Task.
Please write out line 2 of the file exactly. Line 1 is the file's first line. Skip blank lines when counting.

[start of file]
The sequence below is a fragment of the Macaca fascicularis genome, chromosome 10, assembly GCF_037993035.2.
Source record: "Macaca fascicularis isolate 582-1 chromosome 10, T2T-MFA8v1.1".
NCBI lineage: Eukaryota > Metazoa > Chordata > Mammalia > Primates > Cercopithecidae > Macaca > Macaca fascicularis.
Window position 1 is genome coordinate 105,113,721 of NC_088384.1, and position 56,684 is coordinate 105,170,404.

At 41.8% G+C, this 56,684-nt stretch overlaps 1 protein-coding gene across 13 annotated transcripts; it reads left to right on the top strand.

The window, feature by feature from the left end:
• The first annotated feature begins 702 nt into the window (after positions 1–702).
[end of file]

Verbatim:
Source record: "Macaca fascicularis isolate 582-1 chromosome 10, T2T-MFA8v1.1".